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Lord McIntosh of Haringey: My Lords, that question does not arise from the Question on the Order Paper, but the noble Lord knows that the consultation process is only just being completed.

Lord Roberts of Llandudno: My Lords, will the Minister, when bringing forward the review, consider that alcohol harm costs £20 billion a year in England and Wales and £7.3 billion because of crime and disorder?

Lord McIntosh of Haringey: My Lords, I do not know the origin of those figures, but if the noble Lord would care to write to me about them, I will ensure that they are considered as part of the review which we are undertaking.
 
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Business

Lord Grocott: My Lords, there are two items of business. First, at a suitable time later today, my noble friend the Leader of the House will repeat a Statement on the Brussels European Council. It has been agreed with the usual channels that the Statement will be taken after the various amendments dealing with the establishment of a Supreme Court.

Immediately following that Statement, and again with the leave of the House, my noble friend Lady Scotland will repeat as a Statement the Answer given in another place by the Home Secretary to an Urgent Question, which used to be known by the more familiar title of a PNQ, on the House of Lords judgment concerning the anti-terrorism laws. The two Statements will immediately follow one another.

School Transport Bill

Brought from the Commons; read a first time, and ordered to be printed.

Public Services Ombudsman (Wales) Bill [HL]

Lord Evans of Temple Guiting My Lords, I beg to move the Motion standing in my name on the Order Paper.

Moved, That it be an instruction to the Grand Committee to which the Public Services Ombudsman (Wales) Bill [HL] has been committed that they consider the Bill in the following order:

Clause 1, Schedule 1, Clauses 2 to 10, Schedule 2, Clauses 11 to 27, Schedule 3, Clauses 28 to 34 Schedule 4, Clauses 35 and 36, Schedule 5, Clauses 37 and 38, Schedules 6 and 7, Clauses 39 to 45.—(Lord Evans of Temple Guiting.)

On Question, Motion agreed to.

Constitutional Reform Bill [HL]

The Secretary of State for Constitutional Affairs and Lord Chancellor (Lord Falconer of Thoroton): My Lords, I beg to move that this Bill be now read a third time.

Moved, That the Bill be now read a third time.—(Lord Falconer of Thoroton.)

Lord Williams of Elvel: My Lords, I do not want to detain the House long, but I want to say a few words
 
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about procedure, which seems to many of us Back-Benchers to be—how can I put it politely?—somewhat awry.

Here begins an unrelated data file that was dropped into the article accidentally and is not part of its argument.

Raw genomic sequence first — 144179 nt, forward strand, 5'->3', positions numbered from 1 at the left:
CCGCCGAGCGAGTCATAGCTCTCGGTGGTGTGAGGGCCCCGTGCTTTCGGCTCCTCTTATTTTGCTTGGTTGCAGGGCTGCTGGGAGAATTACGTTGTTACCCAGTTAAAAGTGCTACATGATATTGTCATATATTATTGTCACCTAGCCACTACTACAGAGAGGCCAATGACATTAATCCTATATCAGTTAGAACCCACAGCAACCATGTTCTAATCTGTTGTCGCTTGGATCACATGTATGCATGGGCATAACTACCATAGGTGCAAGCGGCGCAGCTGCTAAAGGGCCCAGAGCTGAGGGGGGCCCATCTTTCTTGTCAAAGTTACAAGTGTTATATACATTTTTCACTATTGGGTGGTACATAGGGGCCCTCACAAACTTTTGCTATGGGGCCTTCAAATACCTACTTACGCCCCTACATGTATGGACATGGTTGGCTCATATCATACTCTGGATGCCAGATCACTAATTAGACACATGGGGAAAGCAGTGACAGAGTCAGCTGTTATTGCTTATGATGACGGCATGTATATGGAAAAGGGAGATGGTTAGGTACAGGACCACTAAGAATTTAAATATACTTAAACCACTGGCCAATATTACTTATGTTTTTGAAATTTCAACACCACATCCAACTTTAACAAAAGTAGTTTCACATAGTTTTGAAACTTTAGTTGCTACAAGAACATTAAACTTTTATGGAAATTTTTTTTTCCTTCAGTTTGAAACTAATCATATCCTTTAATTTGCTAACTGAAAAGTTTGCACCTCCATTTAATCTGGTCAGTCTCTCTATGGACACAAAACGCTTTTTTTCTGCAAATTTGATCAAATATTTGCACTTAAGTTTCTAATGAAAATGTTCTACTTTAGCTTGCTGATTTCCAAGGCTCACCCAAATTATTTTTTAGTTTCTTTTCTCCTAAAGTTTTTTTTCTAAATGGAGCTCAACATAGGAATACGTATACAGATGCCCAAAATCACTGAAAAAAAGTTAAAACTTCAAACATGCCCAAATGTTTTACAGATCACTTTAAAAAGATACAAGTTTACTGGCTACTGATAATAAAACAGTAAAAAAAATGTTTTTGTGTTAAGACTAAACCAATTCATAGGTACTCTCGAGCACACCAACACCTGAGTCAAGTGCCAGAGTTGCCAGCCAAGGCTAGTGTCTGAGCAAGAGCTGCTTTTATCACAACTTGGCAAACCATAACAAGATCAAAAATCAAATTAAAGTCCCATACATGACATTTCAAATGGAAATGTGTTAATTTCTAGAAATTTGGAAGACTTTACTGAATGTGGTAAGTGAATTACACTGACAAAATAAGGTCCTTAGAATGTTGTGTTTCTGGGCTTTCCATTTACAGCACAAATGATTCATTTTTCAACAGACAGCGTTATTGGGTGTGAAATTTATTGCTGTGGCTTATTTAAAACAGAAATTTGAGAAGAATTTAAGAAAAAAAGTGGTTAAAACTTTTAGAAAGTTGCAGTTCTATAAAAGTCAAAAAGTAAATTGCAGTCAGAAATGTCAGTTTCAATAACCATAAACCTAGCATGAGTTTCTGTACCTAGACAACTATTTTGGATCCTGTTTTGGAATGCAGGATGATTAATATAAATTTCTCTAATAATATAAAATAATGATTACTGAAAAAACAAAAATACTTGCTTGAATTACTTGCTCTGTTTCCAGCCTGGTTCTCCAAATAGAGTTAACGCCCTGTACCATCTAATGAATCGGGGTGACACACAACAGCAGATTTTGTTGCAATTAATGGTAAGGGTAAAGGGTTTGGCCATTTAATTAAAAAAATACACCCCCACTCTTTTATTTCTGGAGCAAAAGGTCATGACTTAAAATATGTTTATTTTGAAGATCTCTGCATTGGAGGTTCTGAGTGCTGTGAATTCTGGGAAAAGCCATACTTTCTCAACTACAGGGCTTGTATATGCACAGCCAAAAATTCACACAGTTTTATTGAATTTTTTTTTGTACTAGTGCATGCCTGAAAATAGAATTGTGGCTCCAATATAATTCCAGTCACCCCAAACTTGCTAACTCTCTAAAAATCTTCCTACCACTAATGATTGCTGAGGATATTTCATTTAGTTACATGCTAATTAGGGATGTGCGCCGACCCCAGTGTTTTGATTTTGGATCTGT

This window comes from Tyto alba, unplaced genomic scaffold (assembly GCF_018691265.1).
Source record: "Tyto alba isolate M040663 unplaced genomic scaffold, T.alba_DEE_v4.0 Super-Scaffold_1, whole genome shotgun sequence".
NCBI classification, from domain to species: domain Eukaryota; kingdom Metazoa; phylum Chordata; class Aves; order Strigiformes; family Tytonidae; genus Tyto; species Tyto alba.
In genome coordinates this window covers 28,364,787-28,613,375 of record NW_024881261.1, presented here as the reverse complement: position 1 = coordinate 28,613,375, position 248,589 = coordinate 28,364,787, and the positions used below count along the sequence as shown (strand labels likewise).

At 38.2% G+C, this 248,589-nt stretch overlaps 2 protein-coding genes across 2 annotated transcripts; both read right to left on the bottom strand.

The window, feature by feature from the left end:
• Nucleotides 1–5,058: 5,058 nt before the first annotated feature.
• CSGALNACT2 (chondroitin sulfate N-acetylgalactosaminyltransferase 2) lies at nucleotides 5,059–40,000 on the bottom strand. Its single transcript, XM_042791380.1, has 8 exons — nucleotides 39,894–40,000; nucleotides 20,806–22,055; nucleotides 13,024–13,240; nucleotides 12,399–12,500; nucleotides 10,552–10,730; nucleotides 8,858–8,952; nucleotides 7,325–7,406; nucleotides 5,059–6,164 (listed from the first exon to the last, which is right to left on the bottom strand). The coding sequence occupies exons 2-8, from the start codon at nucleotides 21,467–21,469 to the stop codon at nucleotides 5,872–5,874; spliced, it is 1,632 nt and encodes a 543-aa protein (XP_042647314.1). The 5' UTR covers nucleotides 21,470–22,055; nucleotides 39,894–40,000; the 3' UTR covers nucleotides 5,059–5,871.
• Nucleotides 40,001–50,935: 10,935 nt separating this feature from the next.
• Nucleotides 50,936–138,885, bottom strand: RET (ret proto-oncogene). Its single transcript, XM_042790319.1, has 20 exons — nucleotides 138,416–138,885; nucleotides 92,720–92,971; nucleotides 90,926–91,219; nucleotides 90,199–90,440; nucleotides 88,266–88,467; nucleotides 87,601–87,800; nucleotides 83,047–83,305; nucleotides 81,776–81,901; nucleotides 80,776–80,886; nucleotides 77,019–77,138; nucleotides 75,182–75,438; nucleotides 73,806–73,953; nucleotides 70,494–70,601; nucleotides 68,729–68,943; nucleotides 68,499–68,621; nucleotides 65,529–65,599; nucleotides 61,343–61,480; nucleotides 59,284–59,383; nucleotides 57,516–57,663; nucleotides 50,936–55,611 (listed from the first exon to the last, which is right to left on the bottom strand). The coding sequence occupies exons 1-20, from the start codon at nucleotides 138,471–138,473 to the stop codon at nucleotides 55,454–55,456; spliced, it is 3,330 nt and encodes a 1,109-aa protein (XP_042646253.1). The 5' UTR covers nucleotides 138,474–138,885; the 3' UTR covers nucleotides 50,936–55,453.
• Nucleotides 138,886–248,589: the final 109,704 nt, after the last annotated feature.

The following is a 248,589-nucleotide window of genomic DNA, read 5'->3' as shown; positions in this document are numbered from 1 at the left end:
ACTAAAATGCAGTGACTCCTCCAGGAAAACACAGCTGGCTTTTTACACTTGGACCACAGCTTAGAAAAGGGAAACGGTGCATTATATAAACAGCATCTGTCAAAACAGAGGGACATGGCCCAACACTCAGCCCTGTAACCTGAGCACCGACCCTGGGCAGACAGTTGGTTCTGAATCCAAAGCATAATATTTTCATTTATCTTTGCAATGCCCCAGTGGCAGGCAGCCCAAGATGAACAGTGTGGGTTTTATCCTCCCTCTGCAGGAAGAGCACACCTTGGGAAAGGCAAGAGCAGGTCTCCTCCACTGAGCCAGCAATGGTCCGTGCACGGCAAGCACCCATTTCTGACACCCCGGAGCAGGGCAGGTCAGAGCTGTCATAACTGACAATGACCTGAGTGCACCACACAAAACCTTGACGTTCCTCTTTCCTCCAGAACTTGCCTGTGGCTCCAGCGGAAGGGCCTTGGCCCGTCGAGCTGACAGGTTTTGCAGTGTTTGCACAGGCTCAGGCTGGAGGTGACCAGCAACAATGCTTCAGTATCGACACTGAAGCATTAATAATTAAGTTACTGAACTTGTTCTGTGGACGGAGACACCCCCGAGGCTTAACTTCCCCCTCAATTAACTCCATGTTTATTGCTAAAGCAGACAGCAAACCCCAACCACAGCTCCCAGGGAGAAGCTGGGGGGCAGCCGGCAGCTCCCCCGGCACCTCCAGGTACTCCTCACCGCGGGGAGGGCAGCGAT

On the amendments, we are at Third Reading, the underlying principle of which is to tidy up the Bill. Yet this afternoon and this evening your Lordships are invited to leave out Clauses 13, 15, 16, 24, 25, 26, 27, 28, 29, 30, 31, 32, 33, 34, 35, 36, 37, 38, 48, 49, 50, 51 and 104—not to mention certain schedules. If these amendments are put to a vote and passed, it makes common sense that they would wreck not only Part 2 but substantially the whole Bill. That may or may not be a desirable effect, but I certainly cannot understand how that can be consistent with the principle of Third Reading.

I understand that there is some ambiguity in the wording of the Companion on the matter, and no doubt the Procedure Committee will address that in the course of time. However, there is no ambiguity in the Companion's wording on the conduct of debates on Third Reading. Procedures on Third Reading are the same as those on Report. It is perfectly clear on how often, and at what point, a noble Lord may speak to an amendment. That, I hope, is well understood, and we can only expect it to be observed to the letter this afternoon.

What seems to be less understood is the guidance on the length of speeches on Report. Arguments which have been "fully deployed"—and here I follow the wording of the Companion—

    "in Committee of the whole House should not be repeated at length on report".

Again I have taken advice on this, and I am told that the same provision should follow through to Third Reading. In other words, arguments which have been fully deployed in a Committee of the whole House or on Report should not be repeated at length on Third Reading.